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N Scale - Con-Cor - 0001-003895 - Locomotive, Steam, 4-8-4 GS-4 - Rio Grande - 1803

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Stock Number 0001-003895
Original Retail Price $298.98
Brand Con-Cor
Manufacturer Con-Cor
Body Style Con-Cor Steam Engine GS-4/S-2
Prototype Vehicle Locomotive, Steam, 4-8-4 GS-4 (Details)
Road or Company Name Rio Grande (Details)
Road or Reporting Number 1803
Paint Color(s) Black
Print Color(s) White
Coupler Type MT Magne-Matic Knuckle
Wheel Type Chemically Blackened Metal
Wheel Profile Small Flange (Low Profile)
DCC Readiness Ready
Release Date 2002-01-01
Item Category Locomotives
Model Type Steam
Model Subtype 4-8-4
Model Variety GS-4 Northern
Prototype Region North America
Prototype Era NA Era III: Transition (1939 - 1957)
Scale 1/160
Track Gauge N standard



Model Information: Con-Cor introduced this model in 1985. The locomotives were originally made by Kato under contract with Con-Cor. In 2001, Con-Cor moved the tooling to China and made some modifications. The early versions of this engine were an S-2 configuration. In 2002, Con-Cor used the same platform to develop a GS-4. The chassis is made of either brass or a zinc alloy and the shell is plastic. They have a fair amount of detail and they run pretty well. They handle surprisingly well on tight curves.

DCC Information: The original mechanism is DCC-Friendly at best. The redesigned version (2001+) is fully DCC-Ready and supports a 8 Pin NMRA Socket PC Board decoder.

Prototype History:
The GS-4 is a streamlined 4-8-4 "Northern" type steam locomotive used on the Southern Pacific Company from 1941 to 1958. They were built by the Lima Locomotive Works and were numbered 4430 through 4457. "GS" stands for "Golden State" or "General Service."

Road Name History:
The Denver & Rio Grande Western Railroad (reporting mark DRGW), often shortened to Rio Grande, D&RG or D&RGW, formerly the Denver & Rio Grande Railroad, was an American Class I railroad company. The railroad started as a 3 ft (914 mm) narrow gauge line running south from Denver, Colorado in 1870. It served mainly as a transcontinental bridge line between Denver, and Salt Lake City, Utah.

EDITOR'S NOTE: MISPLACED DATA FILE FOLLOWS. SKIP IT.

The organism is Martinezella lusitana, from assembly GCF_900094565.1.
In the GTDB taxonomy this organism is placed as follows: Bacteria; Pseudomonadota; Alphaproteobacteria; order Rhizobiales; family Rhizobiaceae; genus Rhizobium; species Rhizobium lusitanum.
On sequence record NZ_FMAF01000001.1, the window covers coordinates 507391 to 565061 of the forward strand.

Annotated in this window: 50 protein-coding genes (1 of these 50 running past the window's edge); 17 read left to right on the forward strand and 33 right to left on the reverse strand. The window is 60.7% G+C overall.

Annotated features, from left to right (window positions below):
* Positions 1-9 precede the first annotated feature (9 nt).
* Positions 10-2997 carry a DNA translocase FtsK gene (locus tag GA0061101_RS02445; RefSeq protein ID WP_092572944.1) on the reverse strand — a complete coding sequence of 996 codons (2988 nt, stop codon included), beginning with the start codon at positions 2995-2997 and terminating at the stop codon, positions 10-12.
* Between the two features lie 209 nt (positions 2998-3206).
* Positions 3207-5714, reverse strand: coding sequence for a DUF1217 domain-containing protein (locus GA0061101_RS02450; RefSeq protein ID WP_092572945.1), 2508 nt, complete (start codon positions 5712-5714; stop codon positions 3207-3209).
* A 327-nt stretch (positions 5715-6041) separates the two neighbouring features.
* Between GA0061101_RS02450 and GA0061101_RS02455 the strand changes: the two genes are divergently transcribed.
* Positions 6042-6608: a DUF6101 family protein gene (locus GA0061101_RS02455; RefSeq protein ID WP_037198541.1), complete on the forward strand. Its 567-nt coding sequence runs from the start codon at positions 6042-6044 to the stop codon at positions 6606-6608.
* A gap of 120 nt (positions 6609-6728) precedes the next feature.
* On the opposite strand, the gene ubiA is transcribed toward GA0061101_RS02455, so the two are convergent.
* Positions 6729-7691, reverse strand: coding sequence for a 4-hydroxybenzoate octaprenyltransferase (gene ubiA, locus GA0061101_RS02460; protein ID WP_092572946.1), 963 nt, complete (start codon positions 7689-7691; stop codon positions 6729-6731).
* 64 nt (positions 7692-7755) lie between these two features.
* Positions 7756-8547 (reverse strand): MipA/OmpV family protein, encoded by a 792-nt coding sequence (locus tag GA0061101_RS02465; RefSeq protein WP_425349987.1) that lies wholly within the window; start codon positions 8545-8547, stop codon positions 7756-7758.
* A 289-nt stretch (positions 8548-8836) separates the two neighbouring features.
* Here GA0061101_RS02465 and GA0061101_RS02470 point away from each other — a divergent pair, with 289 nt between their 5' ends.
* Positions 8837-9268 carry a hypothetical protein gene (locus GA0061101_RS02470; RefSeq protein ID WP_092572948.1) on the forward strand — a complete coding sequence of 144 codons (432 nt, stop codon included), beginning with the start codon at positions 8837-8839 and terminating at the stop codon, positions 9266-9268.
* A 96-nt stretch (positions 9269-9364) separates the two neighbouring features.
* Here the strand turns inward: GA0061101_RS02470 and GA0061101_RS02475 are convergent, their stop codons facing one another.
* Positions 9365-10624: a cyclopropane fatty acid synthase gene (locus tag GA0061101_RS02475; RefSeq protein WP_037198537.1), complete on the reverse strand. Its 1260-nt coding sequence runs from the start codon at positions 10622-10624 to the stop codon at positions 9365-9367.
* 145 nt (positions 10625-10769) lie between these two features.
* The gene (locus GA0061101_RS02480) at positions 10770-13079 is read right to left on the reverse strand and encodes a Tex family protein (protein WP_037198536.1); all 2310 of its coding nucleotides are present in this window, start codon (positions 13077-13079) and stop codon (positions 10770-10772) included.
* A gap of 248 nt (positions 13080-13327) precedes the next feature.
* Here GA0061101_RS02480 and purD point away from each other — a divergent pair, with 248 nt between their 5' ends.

In 1988, the Rio Grande's parent corporation, Rio Grande Industries, purchased Southern Pacific Transportation Company, and as the result of a merger, the larger Southern Pacific Railroad name was chosen for identity. The Rio Grande operated as a separate division of the Southern Pacific, until that company was acquired by the Union Pacific Railroad. Today, most former D&RGW main lines are owned and operated by the Union Pacific while several branch lines are now operated as heritage railways by various companies.

Read more on Wikipedia.

Brand/Importer Information:
Con-Cor has been in business since 1962. Many things have changed over time as originally they were a complete manufacturing operation in the USA and at one time had upwards of 45 employees. They not only designed the models,but they also built their own molds, did injection molding, painting, printing and packaging on their models.

Currently, most of their manufacturing has been moved overseas and now they import 90% of their products as totally finished goods, or in finished components. They only do some incidental manufacturing today within the USA.

Important Note: The Con-Cor product numbering can be very confusing. Please see here in the article how to properly enter Con-Cor stock numbers in the TroveStar database.

Item created by: CNW400 on 2021-03-02 10:46:04

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